Listen Along: More Blue Than Green by The Fence Sitters

Hey – the day has arrived! The Fence Sitters first album, More Blue Than Green, is now available on all major streaming services like Spotify – worldwide – and downloads (and a few of the remaining copies of the physical CD) are for sale through CD Baby.

In recognition of this occasion, I have decided to launch a series called Listen Along, which is basically live blogs of my favorite albums. I think of it as a DVD commentary track – or like that VH1 show where they told you stuff about the songs and videos. Anyways….

I am not an expert! But I do know some stuff about things.

More Blue Than Green was recorded at The Library on Springdale Road in Austin, TX, on January 3rd and 4th 1998. The Library is Allan Gill’s space, and we used his equipment and mics and invited a bunch of friends to hang out, and played some music and captured it all on ADAT (I think it was ADAT – might have been DA38, but I don’t feel like digging out the masters) and then we took the tracks to Barbara Kay’s Studio in Tarrytown for mixing, mastered at Jerry Tubb’s place when it was just off Bee Caves Road, and released it late spring/early summer as I recall.

Jeremiah Ball was the engineer and co-producer for the project – ran the cables, checked the levels, made decisions on our behalf, and helped us make decisions.

Eric Roach guitar mandolin vocals
Shelly Leuzinger vocals
Dave Sugeno guitar vocals
Tim Ziegler guitar banjo vocals
Denman Shelton guitar banjo vocals
Chip Tait drums
Kurt Huffman bass

More Blue Than Green by The Fence Sitters

01 – “After All” – The Fence Sitters 2:03
A great song by Dave. He needs to write more songs. Shelly in lock-step harmony. we didn’t have extensive practices for this – in fact pretty much just drank the night before and had quick run throughs of some of the songs. I assume we printed out the lyrics mostly – Shelly probably still has those printouts in her binder. Denman is playing banjo, I’m playing slide. I hit the fretboard a couple of times with that slide, which is what the knocking sound is.

02 – “Not This Time” – The Fence Sitters 2:07
Dave helped me write this one. He was living in Tennessee at the time so I would send him cassette tapes with ideas and he would send me back much better versions. I really enjoy the song, but like many of mine, I think “why didn’t I write a bridge?” I do like the brevity of it, though. If memory serves I believe I may be playing Tim’s Gibson Hummingird. The night before we recorded we had our only rehearsal – at Shelly and Kurt’s place over on 39 1/2 street, and I remember we arranged the ending with the stops and felt very clever.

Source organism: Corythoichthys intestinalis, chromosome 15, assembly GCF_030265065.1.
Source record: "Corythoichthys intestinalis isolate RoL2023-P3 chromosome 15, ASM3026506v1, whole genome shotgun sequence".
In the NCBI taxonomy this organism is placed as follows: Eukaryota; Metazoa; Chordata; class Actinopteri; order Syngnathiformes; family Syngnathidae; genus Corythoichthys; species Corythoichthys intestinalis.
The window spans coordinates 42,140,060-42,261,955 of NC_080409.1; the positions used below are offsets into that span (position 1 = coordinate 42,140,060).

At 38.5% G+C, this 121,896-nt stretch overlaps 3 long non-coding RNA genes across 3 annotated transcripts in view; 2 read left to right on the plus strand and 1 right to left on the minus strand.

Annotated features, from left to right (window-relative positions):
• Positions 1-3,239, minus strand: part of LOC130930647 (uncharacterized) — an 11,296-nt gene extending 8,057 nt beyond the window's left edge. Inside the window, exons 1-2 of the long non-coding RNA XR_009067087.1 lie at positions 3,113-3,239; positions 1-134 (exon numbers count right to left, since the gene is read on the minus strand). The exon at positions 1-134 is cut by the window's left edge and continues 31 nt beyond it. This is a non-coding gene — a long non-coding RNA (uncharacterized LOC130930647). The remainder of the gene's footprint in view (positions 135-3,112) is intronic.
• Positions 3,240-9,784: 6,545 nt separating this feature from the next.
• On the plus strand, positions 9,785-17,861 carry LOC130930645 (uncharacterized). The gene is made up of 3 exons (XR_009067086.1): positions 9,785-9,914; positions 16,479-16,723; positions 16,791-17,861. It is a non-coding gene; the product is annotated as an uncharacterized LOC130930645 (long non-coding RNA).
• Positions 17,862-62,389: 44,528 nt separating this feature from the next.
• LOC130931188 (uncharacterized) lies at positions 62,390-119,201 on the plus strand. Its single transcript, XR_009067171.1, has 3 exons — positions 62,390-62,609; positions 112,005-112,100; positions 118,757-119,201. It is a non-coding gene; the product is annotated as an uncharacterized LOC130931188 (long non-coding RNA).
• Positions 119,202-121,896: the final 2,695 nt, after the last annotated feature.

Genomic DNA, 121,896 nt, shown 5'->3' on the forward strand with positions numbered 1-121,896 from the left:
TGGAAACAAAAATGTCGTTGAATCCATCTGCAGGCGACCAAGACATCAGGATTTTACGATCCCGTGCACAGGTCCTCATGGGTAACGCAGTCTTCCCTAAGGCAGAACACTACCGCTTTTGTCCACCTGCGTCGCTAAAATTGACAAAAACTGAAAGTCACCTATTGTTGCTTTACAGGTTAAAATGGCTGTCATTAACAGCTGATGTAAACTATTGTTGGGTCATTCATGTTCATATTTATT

03 – “You Didn’t Know” – The Fence Sitters 2:59
Tim Ziegler is a very fine songwriter, and if you doubt that just listen to this here song. We had Dave’s very fine lead vocal – he is so smooth. And the big group punches of harmony are very nice. That’s me on slide, Denman on banjo, and then Tim playing guitar during the solo break.

04 – “Highway Signs” – The Fence Sitters 3:40
Another Tim Ziegler tune. He pulled inspiration from a line in The Band’s “It Makes No Difference”, and then created this stellar, moody piece. This is one you should probably learn to play – it has a drop C on the E string. I played it over and over again for years. I especially love Denman’s banjo playing on this track, and Tim and Shelly sound so lovely together.

05 – “Almost Grown” – The Fence Sitters 3:11
Denman Shelton wrote this song back and high school, and we continued to play it every chance we got. Shelly nailing the harmonies on that fast delivery – wow. None of these tunes had many takes, so safe to say this was take one or two. I’m guessing that was George’s mandolin that we had borrowed – it sounds pretty good.

06 – “Freight Train” – The Fence Sitters 3:16
Our good friend John Howard couldn’t make the trip out for recording, but we were so used to playing and singing his excellent songs that we just helped ourselves. We tried to do this song live after Dave left, but could never pull off the smoothness and pace.